US ready to strike back against China cyberattacks

WASHINGTON (AP) - As public evidence mounts that the Chinese military is responsible for stealing massive amounts of US government data and corporate trade secrets, the Obama administration is eyeing fines and other trade actions it may take against Beijing or any other country guilty of cyber-espionage.

According to officials familiar with the plans, the White House will lay out a new report on Wednesday that suggests initial, more-aggressive steps the United States will take in response to what top authorities say has been an unrelenting campaign of cyber-stealing linked to the Chinese government.

The White House plans come after a Virginia-based cyber-security firm released a torrent of details on Monday that tied a secret Chinese military unit in Shanghai to years of cyber-attacks against US companies. After analysing breaches that compromised more than 140 companies, Mandiant has concluded that they can be linked to the People's Liberation Army's (PLA) Unit 61398.

The release of Mandiant's report, complete with details on three of the alleged hackers and photographs of one of the military unit's buildings in Shanghai, makes public what US authorities have said less publicly for years. However, it also increases the pressure on the US to take more forceful action against the Chinese for what experts say has been years of systematic espionage.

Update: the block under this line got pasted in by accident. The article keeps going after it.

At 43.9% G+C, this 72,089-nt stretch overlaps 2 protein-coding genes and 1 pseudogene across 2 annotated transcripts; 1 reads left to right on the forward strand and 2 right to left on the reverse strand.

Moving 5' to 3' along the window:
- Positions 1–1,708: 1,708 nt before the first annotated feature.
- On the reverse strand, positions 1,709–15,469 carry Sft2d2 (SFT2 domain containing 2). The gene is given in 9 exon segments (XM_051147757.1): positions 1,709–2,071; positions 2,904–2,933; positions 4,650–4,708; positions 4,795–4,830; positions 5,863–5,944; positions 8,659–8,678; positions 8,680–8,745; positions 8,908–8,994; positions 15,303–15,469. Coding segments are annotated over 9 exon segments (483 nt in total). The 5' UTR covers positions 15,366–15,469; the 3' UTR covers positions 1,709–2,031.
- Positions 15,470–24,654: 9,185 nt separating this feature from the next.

"If the Chinese government flew planes into our airspace, our planes would escort them away. If it happened two, three or four times, the President would be on the phone and there would be threats of retaliation," said former FBI executive assistant director Shawn Henry. "This is happening thousands of times a day. There needs to be some definition of where the red line is and what the repercussions would be."

Mr Henry, now president of the security firm CrowdStrike, said rather than tell companies to increase their cyber-security, the government needs to focus more on how to deter the hackers and the nations that are backing them.

Mr James Lewis, a cyber-security expert at the Centre for Strategic and International Studies, said that in the past year the White House has been taking a serious look at responding to China, adding that "this will be the year they will put more pressure on, even while realising it will be hard for the Chinese to change. There's not an on-off switch".

The Chinese government, meanwhile, has denied involvement in the cyber-attacks tracked by Mandiant. Instead, the Foreign Ministry said China, too, is a victim of hacking, some of it traced to the US.